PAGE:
“Buh buh gobba gobba but but but eye tracking gubba babba buh buh babble babble”

            Who gives a shit? The text was unreadable. Unreadable. If your logic about something tangentially related “proves” otherwise, then your logic is bullshit, because the text was in fact not readable, in real life. Test the actual thing we’re discussing and call me back. Show me the code. Don’t just make up crazy hypotheses and pretend you’re talking about reality.

        • ThirdWorldSteveReader says:

          As lnog as you keep the frist and lsat ltteres and aivod spetarnetig the cultesrs of cosnnoants (lkie the dbloe “t” and the cnsooannt brfeoe the timenral “s”) the text is ullsauy unrdsetblnade.

          • ThirdWorldSteveReader says:

            (I admit it doesn’t work that well in english given how many permissible consonant clusters this language has)

          • This example weakened your argument. i had to double back and work at a fair bit of this.

            • Anonymous says:

              Really? I parsed it just slightly slower that correct english….and english is not my native language. Everytime I see such examples it’s the same: not much trouble reading it fast, in fact it’s when i try to slow down to see individual words or groups of letter that I have more trouble. The trick seems to keep reading fast without getting slowed down on a particular word you don’t get at first…then this word is auto-completed from context and you keep going….

            • ThirdWorldSteveReader says:

              To be fair, as I wrote it I noticed it was not as easy to parse as the same example in my native language; hence my second comment. I guess this is because English has too many permitted consonant sequences (like, both “ght” and “gth” are possible arrangements) and many vowel arrangements that get different pronunciations (like “ee”, which reads different from “e”).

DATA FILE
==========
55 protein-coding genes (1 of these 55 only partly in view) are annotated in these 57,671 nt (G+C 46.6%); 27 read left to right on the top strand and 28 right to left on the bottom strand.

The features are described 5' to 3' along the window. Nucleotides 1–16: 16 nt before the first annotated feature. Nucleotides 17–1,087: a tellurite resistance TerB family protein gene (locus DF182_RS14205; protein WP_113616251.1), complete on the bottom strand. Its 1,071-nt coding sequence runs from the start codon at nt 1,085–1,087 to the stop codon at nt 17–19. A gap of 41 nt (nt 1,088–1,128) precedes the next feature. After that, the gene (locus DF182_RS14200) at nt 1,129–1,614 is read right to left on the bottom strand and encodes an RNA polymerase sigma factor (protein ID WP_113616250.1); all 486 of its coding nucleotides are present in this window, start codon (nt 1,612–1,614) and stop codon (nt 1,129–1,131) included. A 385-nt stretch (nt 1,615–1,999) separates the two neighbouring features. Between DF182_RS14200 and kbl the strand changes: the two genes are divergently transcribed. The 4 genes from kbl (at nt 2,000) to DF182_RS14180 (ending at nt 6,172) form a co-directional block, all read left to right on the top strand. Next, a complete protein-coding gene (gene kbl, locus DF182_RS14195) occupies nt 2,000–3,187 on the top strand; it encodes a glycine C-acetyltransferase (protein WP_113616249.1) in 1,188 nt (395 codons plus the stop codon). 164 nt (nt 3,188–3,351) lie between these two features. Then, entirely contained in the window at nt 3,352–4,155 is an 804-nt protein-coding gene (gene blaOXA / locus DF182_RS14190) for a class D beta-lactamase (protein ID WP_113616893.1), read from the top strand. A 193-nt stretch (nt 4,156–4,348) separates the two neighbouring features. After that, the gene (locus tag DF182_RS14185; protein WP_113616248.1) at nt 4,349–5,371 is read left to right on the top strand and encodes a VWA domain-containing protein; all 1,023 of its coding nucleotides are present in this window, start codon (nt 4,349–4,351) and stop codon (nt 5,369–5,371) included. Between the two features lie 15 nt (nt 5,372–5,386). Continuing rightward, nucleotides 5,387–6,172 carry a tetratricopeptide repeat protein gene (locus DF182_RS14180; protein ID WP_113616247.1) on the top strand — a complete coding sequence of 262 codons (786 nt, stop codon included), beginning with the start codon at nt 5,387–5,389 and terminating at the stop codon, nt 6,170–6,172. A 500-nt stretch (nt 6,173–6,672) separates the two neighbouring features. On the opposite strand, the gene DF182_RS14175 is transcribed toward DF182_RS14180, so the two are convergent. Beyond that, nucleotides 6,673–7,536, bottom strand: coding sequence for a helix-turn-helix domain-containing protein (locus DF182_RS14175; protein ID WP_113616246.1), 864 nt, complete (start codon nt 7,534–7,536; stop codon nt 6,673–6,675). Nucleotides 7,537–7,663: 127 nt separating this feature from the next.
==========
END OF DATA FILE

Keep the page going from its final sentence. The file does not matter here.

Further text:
• Arch1 says:

            Thanks that was fun. Not too bad except spetarnetig which totally cratered my reading speed (and not due to what looks like an extra “t”). dbloe –> dbuloe, yes?

          • Hand-optimized fake example, fuck off. I tested this for real. It’s bullshit. Go thou and do likewise.

      • I’ve thought about this a great deal and think you’re missing a few things.

        There are a few strategies we use to read each language uses all the methods to a different extent, but the balance can be different. Strategy 1 is phonics, we associate symbols with sounds and build words. Some languages relay on this nearly 100% (Korean) others almost 0% (Chinese). After phonics we memorize exception cases of pronunciation, things like silent letters, or weird spellings from other languages that creep into yours. Another strategy we use is context, we are not sure what a word is but can figure it out based on our knowing the words around it, and clues about how it sounds from the other strategies. Finally, we use shape memorization to read quickly, this happens after we already know a language pretty well.